The Value Manager

In Chapter 1, we argued that value creation is the ultimate measure of performance for a management team. This chapter explains, primarily through a case example, what it means to manage for maximum value creation—in other words, to be a value manager.

Becoming a Value Manager

Becoming a value manager is not a mysterious process that is open to only a few. It does require, however, a different perspective from that taken by many managers. It requires a focus on long-run cash flow returns, not quarter-to-quarter changes in earnings per share. It also requires a willingness to adopt a dispassionate, value-oriented view of corporate activities that recognizes businesses for what they are—investments in new productive capacity that either earn a return above their opportunity cost of capital or do not. The value manager's perspective is characterized by an ability to take an outsider's view of the business and by a willingness to act on opportunities to create incremental value. Finally, and most important, it includes the need to develop and institutionalize a managing value philosophy throughout the organization. Focusing on shareholder value is not a one-time task to be done only when outside pressure from shareholders emerges or potential acquirers emerge, but rather an ongoing initiative.

The process of becoming value-oriented has two distinct aspects. The first involves a restructuring that unleashes value trapped within the company. The immediate results from such actions can range from moderate to spectacular; for example, share prices that double or triple in a matter of months. At the same time, the price to be paid for such results can be high. It can involve divestitures and layoffs. Management can avoid the need for cataclysmic change in the future by embracing the second aspect of the managing value process: developing a value-oriented approach to leading and managing their companies after the restructuring. This involves establishing priorities based on value creation; gearing planning, performance measurement, and incentive compensation systems toward shareholder value; and communicating with investors in terms of value creation.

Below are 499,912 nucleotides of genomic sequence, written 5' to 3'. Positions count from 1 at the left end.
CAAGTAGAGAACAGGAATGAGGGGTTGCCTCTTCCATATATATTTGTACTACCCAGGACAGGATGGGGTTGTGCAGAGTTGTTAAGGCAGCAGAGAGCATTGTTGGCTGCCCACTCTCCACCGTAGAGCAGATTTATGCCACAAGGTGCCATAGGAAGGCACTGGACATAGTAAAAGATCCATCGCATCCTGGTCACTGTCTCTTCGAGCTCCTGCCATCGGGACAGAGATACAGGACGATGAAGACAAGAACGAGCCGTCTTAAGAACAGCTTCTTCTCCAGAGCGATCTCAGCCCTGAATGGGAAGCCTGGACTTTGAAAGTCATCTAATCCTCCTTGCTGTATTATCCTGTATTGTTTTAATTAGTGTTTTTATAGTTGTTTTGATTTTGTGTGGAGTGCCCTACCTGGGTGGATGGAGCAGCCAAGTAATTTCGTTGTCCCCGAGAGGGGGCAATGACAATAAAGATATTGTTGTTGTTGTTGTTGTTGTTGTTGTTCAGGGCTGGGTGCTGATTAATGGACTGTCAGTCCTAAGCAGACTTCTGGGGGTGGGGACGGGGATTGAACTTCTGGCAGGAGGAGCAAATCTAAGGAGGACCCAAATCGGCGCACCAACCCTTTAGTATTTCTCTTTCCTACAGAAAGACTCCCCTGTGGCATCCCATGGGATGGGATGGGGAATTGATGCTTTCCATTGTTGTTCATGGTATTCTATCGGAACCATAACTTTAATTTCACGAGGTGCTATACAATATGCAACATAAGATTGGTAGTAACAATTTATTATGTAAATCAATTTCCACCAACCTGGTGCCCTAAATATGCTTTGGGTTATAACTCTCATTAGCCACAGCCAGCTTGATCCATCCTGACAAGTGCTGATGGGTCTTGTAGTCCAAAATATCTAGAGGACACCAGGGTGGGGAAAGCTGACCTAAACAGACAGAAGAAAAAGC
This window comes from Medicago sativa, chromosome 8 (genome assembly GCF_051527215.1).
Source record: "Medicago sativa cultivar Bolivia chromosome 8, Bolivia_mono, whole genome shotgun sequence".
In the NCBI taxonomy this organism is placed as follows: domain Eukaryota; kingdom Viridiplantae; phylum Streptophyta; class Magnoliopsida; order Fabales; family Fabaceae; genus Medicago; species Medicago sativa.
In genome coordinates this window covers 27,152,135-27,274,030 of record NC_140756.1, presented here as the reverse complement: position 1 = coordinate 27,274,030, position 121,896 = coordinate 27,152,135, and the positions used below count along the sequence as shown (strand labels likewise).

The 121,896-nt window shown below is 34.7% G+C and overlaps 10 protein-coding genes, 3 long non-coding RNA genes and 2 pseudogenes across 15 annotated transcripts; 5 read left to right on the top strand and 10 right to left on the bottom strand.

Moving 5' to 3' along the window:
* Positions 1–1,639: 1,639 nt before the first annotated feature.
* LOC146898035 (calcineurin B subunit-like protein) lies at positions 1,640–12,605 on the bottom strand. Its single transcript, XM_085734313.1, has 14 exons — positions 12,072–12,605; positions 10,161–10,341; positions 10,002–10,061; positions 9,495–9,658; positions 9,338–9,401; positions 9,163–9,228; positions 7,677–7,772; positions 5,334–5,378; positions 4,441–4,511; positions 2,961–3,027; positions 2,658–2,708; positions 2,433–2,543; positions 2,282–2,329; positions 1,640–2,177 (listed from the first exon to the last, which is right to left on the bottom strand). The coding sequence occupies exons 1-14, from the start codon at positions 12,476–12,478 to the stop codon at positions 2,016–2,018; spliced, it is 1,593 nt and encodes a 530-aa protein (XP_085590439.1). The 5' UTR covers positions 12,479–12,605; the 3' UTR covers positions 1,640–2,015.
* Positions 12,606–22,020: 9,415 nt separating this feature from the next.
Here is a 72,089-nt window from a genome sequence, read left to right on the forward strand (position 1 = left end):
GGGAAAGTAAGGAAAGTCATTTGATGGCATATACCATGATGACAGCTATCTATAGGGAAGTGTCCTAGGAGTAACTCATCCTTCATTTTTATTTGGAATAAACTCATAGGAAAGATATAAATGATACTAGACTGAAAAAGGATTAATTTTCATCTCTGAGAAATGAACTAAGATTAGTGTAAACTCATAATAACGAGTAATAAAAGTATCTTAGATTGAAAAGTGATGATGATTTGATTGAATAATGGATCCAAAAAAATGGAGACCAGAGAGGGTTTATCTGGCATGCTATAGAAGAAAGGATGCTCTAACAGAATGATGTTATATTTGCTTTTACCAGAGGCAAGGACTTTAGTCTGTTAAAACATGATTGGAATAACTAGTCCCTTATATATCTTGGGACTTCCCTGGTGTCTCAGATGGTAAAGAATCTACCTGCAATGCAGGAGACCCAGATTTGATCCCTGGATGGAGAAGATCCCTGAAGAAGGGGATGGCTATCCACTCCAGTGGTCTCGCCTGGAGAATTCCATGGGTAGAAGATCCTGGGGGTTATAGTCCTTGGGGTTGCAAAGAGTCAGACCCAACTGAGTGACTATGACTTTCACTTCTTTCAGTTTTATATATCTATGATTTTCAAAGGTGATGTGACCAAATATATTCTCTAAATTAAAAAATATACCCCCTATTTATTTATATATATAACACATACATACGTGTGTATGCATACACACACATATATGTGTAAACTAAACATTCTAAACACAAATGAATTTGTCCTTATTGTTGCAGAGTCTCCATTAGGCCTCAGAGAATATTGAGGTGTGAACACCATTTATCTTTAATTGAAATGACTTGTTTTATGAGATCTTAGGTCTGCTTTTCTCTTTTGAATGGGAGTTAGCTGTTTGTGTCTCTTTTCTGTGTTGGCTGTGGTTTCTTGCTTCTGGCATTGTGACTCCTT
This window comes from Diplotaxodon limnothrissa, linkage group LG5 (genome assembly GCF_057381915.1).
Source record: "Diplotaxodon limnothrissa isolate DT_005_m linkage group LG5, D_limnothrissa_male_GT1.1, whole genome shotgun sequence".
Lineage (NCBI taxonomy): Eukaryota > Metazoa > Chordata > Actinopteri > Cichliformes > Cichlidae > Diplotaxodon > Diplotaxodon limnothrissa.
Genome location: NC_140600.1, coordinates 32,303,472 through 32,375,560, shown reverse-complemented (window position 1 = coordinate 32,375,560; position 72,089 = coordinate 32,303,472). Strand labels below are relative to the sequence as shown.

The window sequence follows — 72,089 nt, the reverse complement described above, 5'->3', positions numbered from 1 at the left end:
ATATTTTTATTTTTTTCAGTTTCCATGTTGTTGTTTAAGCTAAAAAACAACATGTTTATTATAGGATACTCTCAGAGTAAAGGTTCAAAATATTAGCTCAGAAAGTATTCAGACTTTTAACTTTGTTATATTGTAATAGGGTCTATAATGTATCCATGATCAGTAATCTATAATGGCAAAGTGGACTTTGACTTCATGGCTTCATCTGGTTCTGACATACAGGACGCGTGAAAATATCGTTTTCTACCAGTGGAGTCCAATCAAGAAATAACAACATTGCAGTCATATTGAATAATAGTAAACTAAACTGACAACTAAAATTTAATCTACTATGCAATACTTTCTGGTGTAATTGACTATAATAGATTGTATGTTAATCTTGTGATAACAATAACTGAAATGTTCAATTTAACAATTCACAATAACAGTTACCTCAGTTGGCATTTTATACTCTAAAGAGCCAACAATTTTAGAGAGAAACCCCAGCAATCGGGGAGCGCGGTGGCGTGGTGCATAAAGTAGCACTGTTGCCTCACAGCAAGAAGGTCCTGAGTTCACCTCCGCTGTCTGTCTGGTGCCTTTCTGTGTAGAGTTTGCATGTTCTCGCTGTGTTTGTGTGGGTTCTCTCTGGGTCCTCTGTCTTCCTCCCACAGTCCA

By taking these steps to ensure that managing value becomes a routine part of decision making and operations, management can keep the gap narrow between potential and actual value-creation performance. Consequently, the need for major restructuring that goes with large performance gaps will be less likely to arise. Those who manage value well can guide their companies in a series of smaller steps to the higher levels of performance that even the most comprehensive of restructurings cannot match.

In the balance of this chapter, we illustrate the integrated application of value management principles by presenting a case example distilled from the real-world experiences of client executives with whom we have worked. Our purpose is to show the process of transforming a company in terms of value to shareholders and management philosophy. The case serves as an overview of and framework for the application of the more detailed valuation approaches developed in the main body of this book.

EG Corporation Case

Part 1— Situation

In early 1999, Ralph Demsky took the helm of EG Corporation as chairman and CEO. For the previous 10 years, Ralph had been president of Consumerco, EG Corporation's largest division. Consumerco had been the original business of eG before it entered other lines through acquisition. Major institutional shareholders had recently become dissatisfied with EG's performance.

The EG Business

EG Corporation had sales of just over $3.5 billion in 1998. The company was in three main lines of business— consumer products, food service, and furniture—with its Consumerco, Foodco, and Woodco divisions.